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Every day a certain bank calculates its average daily [#permalink]
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Every day a certain bank calculates its average daily deposit for that calendar month up to and including that day. If on a randomly chosen day in June the sum of all deposits up to and including that day is a prime integer greater than 100, what is the probability that the average daily deposit up to and including that day contains fewer than 5 decimal places? (A) 1/10 (B) 2/15 (C) 4/15 (D) 3/10 (E) 11/30
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Originally posted by BM on 18 Jul 2010, 10:32.
Last edited by Bunuel on 07 Jul 2013, 06:48, edited 1 time in total.
RENAMED THE TOPIC.



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Re: MGMAT Challenge: Decimals on Deposit [#permalink]
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18 Jul 2010, 11:42
bmillan01 wrote: Every day a certain bank calculates its average daily deposit for that calendar month up to and including that day. If on a randomly chosen day in June the sum of all deposits up to and including that day is a prime integer greater than 100, what is the probability that the average daily deposit up to and including that day contains fewer than 5 decimal places?
(A) 1/10 (B) 2/15 (C) 4/15 (D) 3/10 (E) 11/30 Theory:Reduced fraction \(\frac{a}{b}\) (meaning that fraction is already reduced to its lowest term) can be expressed as terminating decimal if and only \(b\) (denominator) is of the form \(2^n5^m\), where \(m\) and \(n\) are nonnegative integers. For example: \(\frac{7}{250}\) is a terminating decimal \(0.028\), as \(250\) (denominator) equals to \(2*5^3\). Fraction \(\frac{3}{30}\) is also a terminating decimal, as \(\frac{3}{30}=\frac{1}{10}\) and denominator \(10=2*5\). Note that if denominator already has only 2s and/or 5s then it doesn't matter whether the fraction is reduced or not.For example \(\frac{x}{2^n5^m}\), (where x, n and m are integers) will always be terminating decimal. (We need reducing in case when we have the prime in denominator other then 2 or 5 to see whether it could be reduced. For example fraction \(\frac{6}{15}\) has 3 as prime in denominator and we need to know if it can be reduced.) BACK TOT THE ORIGINAL QUESTION:Question: does \(average=\frac{p}{d}\) has less than 5 decimal places? Where \(p=prime>100\) and \(d\) is the chosen day. If the chosen day, \(d\), is NOT of a type \(2^n5^m\) (where \(n\) and \(m\) are nonnegative integers) then \(average=\frac{p}{d}\) will not be a terminating decimal and thus will have more than 5 decimal places. How many such days are there of a type \(2^n5^m\): 1, 2, 4, 5, 8, 10, 16, 20, 25 (\(1=2^0*5^0\), \(2=2^2\), \(4=2^2\), \(5\), \(8=2^3\), \(10=2*5\), \(16=2^4\), \(20=2^2*5\), \(25=5^2\)), total of 9 such days (1st of June, 4th of June, ...). Now, does \(p\) divided by any of these \(d's\) have fewer than 5 decimal places? Yes, as \(\frac{p}{d}*10,000=integer\) for any such \(d\) (10,000 is divisible by all these numbers: 1, 2, 4, 5, 8, 10, 16, 20, 25). So, there are 9 such days out of 30 in June: \(P=\frac{9}{30}=\frac{3}{10}\) . Answer: D. Hope it's clear.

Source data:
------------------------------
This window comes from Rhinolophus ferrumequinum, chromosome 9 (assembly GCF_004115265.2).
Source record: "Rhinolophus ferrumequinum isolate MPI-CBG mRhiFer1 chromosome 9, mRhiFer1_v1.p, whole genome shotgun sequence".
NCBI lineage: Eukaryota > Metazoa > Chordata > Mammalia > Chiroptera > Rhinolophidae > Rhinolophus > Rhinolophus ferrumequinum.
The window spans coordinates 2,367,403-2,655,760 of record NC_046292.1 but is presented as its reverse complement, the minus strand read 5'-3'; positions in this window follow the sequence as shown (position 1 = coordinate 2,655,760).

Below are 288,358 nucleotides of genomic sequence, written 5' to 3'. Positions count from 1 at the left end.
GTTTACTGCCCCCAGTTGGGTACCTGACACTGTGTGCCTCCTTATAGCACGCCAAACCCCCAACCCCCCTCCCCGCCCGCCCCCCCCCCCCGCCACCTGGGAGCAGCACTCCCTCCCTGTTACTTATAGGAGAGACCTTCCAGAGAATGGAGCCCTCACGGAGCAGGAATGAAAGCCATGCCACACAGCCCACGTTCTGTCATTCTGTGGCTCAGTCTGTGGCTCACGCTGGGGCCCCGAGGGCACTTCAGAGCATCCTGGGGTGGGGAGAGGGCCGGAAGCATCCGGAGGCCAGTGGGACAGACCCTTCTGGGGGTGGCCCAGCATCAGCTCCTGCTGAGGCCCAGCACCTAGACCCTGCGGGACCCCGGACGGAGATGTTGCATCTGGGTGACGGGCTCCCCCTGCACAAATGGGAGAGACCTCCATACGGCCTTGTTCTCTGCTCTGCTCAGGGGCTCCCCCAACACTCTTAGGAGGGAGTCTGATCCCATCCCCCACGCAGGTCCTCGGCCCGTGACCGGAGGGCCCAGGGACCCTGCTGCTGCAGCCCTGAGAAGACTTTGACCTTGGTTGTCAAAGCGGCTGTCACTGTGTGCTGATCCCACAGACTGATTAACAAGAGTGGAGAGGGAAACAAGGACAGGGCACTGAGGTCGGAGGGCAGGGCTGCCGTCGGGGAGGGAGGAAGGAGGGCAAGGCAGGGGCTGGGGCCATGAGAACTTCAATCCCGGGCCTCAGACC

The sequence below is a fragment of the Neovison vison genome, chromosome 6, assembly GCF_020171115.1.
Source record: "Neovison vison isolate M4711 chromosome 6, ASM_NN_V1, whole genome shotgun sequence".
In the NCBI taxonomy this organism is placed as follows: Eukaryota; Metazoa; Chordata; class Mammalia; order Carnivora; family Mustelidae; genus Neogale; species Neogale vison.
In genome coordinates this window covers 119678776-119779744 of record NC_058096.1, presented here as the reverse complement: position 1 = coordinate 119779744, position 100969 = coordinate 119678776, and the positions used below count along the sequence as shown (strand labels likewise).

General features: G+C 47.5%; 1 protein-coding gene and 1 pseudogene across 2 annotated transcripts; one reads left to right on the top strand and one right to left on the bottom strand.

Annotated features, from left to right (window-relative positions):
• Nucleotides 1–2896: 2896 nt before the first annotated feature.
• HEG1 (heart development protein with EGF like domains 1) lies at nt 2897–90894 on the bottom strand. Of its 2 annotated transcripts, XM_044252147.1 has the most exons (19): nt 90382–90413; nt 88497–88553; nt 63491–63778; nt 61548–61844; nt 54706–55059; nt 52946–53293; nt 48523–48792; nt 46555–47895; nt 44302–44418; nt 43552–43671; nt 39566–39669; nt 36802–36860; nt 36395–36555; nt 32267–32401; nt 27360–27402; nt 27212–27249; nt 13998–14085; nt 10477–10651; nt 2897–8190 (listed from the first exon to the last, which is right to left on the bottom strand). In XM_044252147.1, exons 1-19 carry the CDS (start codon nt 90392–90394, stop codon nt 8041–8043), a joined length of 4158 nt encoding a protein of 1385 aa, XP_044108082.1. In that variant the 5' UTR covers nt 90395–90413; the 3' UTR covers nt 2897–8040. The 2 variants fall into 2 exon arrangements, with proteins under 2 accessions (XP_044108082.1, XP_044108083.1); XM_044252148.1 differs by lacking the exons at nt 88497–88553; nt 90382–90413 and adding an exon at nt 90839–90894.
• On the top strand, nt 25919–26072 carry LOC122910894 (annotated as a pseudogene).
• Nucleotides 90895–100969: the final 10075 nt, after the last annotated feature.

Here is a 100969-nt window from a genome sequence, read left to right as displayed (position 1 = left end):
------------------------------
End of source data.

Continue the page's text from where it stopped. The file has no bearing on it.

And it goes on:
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Re: MGMAT Challenge: Decimals on Deposit [#permalink]
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20 Jul 2010, 00:37
Bunuel wrote: bmillan01 wrote: Every day a certain bank calculates its average daily deposit for that calendar month up to and including that day. If on a randomly chosen day in June the sum of all deposits up to and including that day is a prime integer greater than 100, what is the probability that the average daily deposit up to and including that day contains fewer than 5 decimal places?